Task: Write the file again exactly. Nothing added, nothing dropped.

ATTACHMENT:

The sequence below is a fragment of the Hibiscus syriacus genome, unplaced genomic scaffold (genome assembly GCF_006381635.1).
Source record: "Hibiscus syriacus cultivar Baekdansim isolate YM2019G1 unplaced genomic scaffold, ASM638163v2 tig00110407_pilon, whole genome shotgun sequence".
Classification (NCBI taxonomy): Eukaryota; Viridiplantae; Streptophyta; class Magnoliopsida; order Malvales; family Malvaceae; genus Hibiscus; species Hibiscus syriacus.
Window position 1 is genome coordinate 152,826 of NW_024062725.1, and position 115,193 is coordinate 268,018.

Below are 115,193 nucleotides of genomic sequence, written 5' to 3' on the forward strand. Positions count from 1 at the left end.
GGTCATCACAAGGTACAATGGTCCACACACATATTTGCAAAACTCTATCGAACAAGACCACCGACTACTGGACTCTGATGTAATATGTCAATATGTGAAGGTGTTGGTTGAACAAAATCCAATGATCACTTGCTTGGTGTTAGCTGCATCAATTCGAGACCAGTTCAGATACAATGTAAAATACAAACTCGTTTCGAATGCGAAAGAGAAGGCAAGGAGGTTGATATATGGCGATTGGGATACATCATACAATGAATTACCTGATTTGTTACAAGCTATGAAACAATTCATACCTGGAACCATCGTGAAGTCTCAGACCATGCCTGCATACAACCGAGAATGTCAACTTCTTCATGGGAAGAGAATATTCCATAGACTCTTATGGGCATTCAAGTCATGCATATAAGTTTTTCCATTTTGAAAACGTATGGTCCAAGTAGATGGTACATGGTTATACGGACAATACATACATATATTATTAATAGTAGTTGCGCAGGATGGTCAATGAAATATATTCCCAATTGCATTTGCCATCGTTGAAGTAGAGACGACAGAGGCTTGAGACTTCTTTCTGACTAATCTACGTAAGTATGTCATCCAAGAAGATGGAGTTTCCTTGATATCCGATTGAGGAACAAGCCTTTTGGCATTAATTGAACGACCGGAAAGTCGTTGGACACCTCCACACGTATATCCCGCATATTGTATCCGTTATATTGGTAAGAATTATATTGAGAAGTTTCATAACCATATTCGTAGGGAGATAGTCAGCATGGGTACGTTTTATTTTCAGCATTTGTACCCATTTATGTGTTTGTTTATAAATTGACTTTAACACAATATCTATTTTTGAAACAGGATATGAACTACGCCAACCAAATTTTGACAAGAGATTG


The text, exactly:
The sequence below is a fragment of the Hibiscus syriacus genome, unplaced genomic scaffold (genome assembly GCF_006381635.1).
Source record: "Hibiscus syriacus cultivar Baekdansim isolate YM2019G1 unplaced genomic scaffold, ASM638163v2 tig00110407_pilon, whole genome shotgun sequence".
Classification (NCBI taxonomy): Eukaryota; Viridiplantae; Streptophyta; class Magnoliopsida; order Malvales; family Malvaceae; genus Hibiscus; species Hibiscus syriacus.
Window position 1 is genome coordinate 152,826 of NW_024062725.1, and position 115,193 is coordinate 268,018.

Below are 115,193 nucleotides of genomic sequence, written 5' to 3' on the forward strand. Positions count from 1 at the left end.
GGTCATCACAAGGTACAATGGTCCACACACATATTTGCAAAACTCTATCGAACAAGACCACCGACTACTGGACTCTGATGTAATATGTCAATATGTGAAGGTGTTGGTTGAACAAAATCCAATGATCACTTGCTTGGTGTTAGCTGCATCAATTCGAGACCAGTTCAGATACAATGTAAAATACAAACTCGTTTCGAATGCGAAAGAGAAGGCAAGGAGGTTGATATATGGCGATTGGGATACATCATACAATGAATTACCTGATTTGTTACAAGCTATGAAACAATTCATACCTGGAACCATCGTGAAGTCTCAGACCATGCCTGCATACAACCGAGAATGTCAACTTCTTCATGGGAAGAGAATATTCCATAGACTCTTATGGGCATTCAAGTCATGCATATAAGTTTTTCCATTTTGAAAACGTATGGTCCAAGTAGATGGTACATGGTTATACGGACAATACATACATATATTATTAATAGTAGTTGCGCAGGATGGTCAATGAAATATATTCCCAATTGCATTTGCCATCGTTGAAGTAGAGACGACAGAGGCTTGAGACTTCTTTCTGACTAATCTACGTAAGTATGTCATCCAAGAAGATGGAGTTTCCTTGATATCCGATTGAGGAACAAGCCTTTTGGCATTAATTGAACGACCGGAAAGTCGTTGGACACCTCCACACGTATATCCCGCATATTGTATCCGTTATATTGGTAAGAATTATATTGAGAAGTTTCATAACCATATTCGTAGGGAGATAGTCAGCATGGGTACGTTTTATTTTCAGCATTTGTACCCATTTATGTGTTTGTTTATAAATTGACTTTAACACAATATCTATTTTTGAAACAGGATATGAACTACGCCAACCAAATTTTGACAAGAGATTG